That contrast is what has led us, in posts filed over the past two years, to attribute the inflation to factors other than monetary policy. Admittedly, the Fed was trying to stimulate growth and inflation two years ago when it embarked on the latest rounds of quantitative easing (QE). However, if those efforts had really been successful, we should have seen more party and less pain than what has been the case.
Inflation Much More Dispersed Now
A famous adage is that “A rising tide lifts all boats.” Apply this maxim to the effects of monetary policy, and the resulting principle is that expansionary monetary policy tends to stimulate faster spending, thus faster price increases essentially everywhere in the economy. Money is fungible. It doesn’t just stay in one sector when it is circulating.
One aspect of a monetary inflation is that it generates faster price increases across the board, as much in one sector as another. We would argue that this was true of the inflationary episode of the 1960s and after. It is NOT true of the current experience. It would be beyond the scope of this analysis to exhaustively analyze the item-by-item dispersion of price increases at various points 55 years ago and presently. However, a good indication can be provided by looking at aggregate inflation of goods and services.
It is well known that services prices typically rise faster than goods prices. This has been the case at all times and across all developed economies over the postwar era. This disparity seems to reflect faster productivity growth in manufacturing than in services, while both compete for the same labor. In any case, the charts in Exhibits 5 and 6 adjust for this disparity by plotting goods prices and services prices on different axes. For both measures, the span of the axes is the same, so an equal 1% acceleration or deceleration in goods and services inflation will show up as equal vertical movements on the charts.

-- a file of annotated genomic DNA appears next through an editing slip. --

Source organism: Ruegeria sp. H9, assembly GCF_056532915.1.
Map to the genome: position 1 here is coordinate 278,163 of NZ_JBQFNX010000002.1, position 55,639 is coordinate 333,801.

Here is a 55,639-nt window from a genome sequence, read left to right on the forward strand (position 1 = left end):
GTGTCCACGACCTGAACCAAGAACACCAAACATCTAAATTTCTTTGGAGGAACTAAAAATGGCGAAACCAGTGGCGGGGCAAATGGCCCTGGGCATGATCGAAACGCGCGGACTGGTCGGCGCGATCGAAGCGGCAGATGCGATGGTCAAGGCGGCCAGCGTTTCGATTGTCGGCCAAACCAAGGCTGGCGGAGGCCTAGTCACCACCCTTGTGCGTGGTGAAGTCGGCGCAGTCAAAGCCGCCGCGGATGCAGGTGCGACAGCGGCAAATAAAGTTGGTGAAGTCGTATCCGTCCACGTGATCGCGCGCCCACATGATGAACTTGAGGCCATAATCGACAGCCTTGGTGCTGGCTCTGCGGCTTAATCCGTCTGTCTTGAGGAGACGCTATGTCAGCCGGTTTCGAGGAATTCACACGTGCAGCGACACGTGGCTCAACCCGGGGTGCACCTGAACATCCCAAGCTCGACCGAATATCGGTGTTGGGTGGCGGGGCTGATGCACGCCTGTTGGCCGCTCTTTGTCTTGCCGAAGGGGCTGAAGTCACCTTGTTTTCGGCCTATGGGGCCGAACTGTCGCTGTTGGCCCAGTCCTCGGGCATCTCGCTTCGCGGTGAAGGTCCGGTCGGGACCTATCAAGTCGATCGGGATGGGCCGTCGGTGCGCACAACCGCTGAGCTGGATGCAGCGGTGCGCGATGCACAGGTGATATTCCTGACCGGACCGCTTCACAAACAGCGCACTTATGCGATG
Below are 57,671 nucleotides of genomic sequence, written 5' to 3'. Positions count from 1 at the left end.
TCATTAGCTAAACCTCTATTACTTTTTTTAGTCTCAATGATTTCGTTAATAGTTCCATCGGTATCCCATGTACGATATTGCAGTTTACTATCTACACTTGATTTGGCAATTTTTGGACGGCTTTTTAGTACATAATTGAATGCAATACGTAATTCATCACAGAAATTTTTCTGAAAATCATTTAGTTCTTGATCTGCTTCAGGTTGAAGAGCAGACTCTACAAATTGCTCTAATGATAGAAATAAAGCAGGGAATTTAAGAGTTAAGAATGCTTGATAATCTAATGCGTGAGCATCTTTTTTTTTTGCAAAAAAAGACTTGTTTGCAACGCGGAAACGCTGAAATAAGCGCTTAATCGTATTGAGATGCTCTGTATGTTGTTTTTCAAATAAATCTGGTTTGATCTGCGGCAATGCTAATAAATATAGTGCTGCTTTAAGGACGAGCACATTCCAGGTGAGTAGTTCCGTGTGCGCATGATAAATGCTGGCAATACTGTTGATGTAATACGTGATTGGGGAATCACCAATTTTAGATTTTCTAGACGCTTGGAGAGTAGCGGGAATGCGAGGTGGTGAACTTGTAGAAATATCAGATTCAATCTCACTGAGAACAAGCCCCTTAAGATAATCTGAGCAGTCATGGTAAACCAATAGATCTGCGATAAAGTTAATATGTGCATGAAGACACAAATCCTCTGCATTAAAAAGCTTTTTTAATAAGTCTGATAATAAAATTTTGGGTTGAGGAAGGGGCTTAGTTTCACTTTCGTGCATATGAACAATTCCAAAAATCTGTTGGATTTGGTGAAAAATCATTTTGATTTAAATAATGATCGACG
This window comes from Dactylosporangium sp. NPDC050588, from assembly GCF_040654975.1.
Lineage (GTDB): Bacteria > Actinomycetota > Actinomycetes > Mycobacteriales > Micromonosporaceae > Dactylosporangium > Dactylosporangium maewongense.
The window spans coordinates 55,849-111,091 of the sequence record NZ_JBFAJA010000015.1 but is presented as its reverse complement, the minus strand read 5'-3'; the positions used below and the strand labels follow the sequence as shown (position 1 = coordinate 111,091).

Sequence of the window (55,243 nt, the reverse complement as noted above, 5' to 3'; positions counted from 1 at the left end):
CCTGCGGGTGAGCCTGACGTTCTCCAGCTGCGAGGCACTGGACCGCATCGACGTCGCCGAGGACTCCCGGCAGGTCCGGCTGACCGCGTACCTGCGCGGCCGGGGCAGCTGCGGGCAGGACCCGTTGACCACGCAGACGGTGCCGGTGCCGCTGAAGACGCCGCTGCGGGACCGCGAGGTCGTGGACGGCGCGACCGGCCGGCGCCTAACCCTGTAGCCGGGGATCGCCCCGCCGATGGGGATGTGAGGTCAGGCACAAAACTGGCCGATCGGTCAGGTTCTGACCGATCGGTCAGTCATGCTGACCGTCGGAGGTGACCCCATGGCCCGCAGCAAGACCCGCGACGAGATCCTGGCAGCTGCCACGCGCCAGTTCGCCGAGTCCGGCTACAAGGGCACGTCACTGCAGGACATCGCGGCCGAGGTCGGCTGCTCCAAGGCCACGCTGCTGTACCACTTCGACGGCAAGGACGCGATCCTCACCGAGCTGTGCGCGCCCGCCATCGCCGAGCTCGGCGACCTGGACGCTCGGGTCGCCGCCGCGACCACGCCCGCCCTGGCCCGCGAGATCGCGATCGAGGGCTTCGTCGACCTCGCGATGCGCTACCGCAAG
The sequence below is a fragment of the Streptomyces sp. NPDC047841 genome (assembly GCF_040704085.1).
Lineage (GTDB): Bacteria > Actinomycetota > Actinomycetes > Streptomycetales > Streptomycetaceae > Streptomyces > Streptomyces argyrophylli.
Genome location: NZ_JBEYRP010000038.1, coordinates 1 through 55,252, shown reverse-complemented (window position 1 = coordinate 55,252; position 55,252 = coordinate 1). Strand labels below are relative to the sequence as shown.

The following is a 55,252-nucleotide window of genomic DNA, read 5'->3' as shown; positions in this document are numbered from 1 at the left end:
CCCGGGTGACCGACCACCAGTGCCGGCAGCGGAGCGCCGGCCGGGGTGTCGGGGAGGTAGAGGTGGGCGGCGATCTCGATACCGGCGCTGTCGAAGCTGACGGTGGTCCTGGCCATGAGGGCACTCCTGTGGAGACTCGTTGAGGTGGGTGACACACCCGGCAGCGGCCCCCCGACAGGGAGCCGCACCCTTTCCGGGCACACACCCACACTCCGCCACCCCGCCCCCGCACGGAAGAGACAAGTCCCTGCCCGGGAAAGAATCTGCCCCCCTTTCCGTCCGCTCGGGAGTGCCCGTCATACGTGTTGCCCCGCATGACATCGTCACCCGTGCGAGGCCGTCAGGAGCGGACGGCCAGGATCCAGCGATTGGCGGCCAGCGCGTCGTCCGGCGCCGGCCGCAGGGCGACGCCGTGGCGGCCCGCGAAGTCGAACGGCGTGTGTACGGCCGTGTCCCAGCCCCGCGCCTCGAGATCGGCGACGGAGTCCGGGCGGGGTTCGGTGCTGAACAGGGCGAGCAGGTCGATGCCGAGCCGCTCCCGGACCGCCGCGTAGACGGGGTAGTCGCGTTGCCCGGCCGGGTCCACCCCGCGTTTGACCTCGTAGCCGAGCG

Indeed, when inflation took off and continued to accelerate in the 1960s and 1970s, goods and services prices tended to accelerate to the same extent. The “rising tide” of inflationary policy tended to influence both goods and services prices equally.
The experience has been dramatically different presently. Services prices decelerated more than goods prices during and just after the Covid shutdown, likely due to the fact that services venues were generally completely shut down through early-2021, while merchandise stores were allowed to stay open. Similarly, the emerging inflation of the last year-plus has been sharply more acute for goods prices over that time, likely reflecting the same shutdown factors (as well as a faster rebound in goods demand by consumers).
Similarly, goods prices have been decelerating some very recently even as services prices have accelerated. It is not unreasonable to think this reflects goods supply catching up with demand, while service outlets remain hamstrung by under-staffing even as demand there is recovering.
In any case, it is obvious that there has been vastly more disparity between goods and services prices over the last two years than was the case in the 1960s and even through most of the 1970s. Again, we take this as an indication of the monetary nature of the 1960s inflation versus the supply-constraint-driven nature of the current experience.